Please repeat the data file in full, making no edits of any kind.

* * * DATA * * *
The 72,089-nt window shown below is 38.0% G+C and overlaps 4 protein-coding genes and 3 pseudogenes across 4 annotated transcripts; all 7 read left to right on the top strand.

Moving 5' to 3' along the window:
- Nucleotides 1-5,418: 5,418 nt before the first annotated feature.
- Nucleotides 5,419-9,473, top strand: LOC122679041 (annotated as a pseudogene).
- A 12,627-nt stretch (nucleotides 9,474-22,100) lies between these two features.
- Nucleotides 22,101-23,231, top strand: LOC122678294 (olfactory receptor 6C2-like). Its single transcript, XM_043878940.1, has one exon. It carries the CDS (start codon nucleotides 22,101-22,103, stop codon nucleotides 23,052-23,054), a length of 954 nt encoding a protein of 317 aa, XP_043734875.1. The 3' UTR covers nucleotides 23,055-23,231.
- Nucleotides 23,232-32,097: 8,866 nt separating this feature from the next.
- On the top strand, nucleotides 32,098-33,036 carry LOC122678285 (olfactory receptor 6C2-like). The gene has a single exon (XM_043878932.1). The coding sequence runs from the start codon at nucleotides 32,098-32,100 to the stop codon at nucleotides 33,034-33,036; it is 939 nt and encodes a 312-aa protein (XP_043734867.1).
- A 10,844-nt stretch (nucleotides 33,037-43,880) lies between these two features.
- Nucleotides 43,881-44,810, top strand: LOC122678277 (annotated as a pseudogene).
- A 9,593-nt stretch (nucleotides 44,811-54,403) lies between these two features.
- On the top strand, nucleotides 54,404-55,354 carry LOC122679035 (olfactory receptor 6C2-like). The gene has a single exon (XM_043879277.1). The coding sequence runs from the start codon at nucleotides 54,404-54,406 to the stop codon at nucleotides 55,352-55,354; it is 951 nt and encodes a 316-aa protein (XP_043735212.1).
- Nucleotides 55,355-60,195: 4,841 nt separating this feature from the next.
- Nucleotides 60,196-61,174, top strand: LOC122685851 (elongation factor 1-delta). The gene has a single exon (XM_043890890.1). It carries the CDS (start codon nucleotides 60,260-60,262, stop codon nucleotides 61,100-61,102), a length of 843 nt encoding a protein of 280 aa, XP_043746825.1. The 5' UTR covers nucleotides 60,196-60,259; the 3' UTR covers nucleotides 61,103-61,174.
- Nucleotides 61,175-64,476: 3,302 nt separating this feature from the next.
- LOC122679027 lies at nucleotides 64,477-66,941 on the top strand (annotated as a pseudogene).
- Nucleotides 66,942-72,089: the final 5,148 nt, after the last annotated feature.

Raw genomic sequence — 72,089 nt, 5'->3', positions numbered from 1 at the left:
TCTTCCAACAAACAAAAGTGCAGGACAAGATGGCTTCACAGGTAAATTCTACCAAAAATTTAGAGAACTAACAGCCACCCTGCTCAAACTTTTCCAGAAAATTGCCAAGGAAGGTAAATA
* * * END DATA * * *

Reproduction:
The 72,089-nt window shown below is 38.0% G+C and overlaps 4 protein-coding genes and 3 pseudogenes across 4 annotated transcripts; all 7 read left to right on the top strand.

Moving 5' to 3' along the window:
- Nucleotides 1-5,418: 5,418 nt before the first annotated feature.
- Nucleotides 5,419-9,473, top strand: LOC122679041 (annotated as a pseudogene).
- A 12,627-nt stretch (nucleotides 9,474-22,100) lies between these two features.
- Nucleotides 22,101-23,231, top strand: LOC122678294 (olfactory receptor 6C2-like). Its single transcript, XM_043878940.1, has one exon. It carries the CDS (start codon nucleotides 22,101-22,103, stop codon nucleotides 23,052-23,054), a length of 954 nt encoding a protein of 317 aa, XP_043734875.1. The 3' UTR covers nucleotides 23,055-23,231.
- Nucleotides 23,232-32,097: 8,866 nt separating this feature from the next.
- On the top strand, nucleotides 32,098-33,036 carry LOC122678285 (olfactory receptor 6C2-like). The gene has a single exon (XM_043878932.1). The coding sequence runs from the start codon at nucleotides 32,098-32,100 to the stop codon at nucleotides 33,034-33,036; it is 939 nt and encodes a 312-aa protein (XP_043734867.1).
- A 10,844-nt stretch (nucleotides 33,037-43,880) lies between these two features.
- Nucleotides 43,881-44,810, top strand: LOC122678277 (annotated as a pseudogene).
- A 9,593-nt stretch (nucleotides 44,811-54,403) lies between these two features.
- On the top strand, nucleotides 54,404-55,354 carry LOC122679035 (olfactory receptor 6C2-like). The gene has a single exon (XM_043879277.1). The coding sequence runs from the start codon at nucleotides 54,404-54,406 to the stop codon at nucleotides 55,352-55,354; it is 951 nt and encodes a 316-aa protein (XP_043735212.1).
- Nucleotides 55,355-60,195: 4,841 nt separating this feature from the next.
- Nucleotides 60,196-61,174, top strand: LOC122685851 (elongation factor 1-delta). The gene has a single exon (XM_043890890.1). It carries the CDS (start codon nucleotides 60,260-60,262, stop codon nucleotides 61,100-61,102), a length of 843 nt encoding a protein of 280 aa, XP_043746825.1. The 5' UTR covers nucleotides 60,196-60,259; the 3' UTR covers nucleotides 61,103-61,174.
- Nucleotides 61,175-64,476: 3,302 nt separating this feature from the next.
- LOC122679027 lies at nucleotides 64,477-66,941 on the top strand (annotated as a pseudogene).
- Nucleotides 66,942-72,089: the final 5,148 nt, after the last annotated feature.

Raw genomic sequence — 72,089 nt, 5'->3', positions numbered from 1 at the left:
TCTTCCAACAAACAAAAGTGCAGGACAAGATGGCTTCACAGGTAAATTCTACCAAAAATTTAGAGAACTAACAGCCACCCTGCTCAAACTTTTCCAGAAAATTGCCAAGGAAGGTAAATA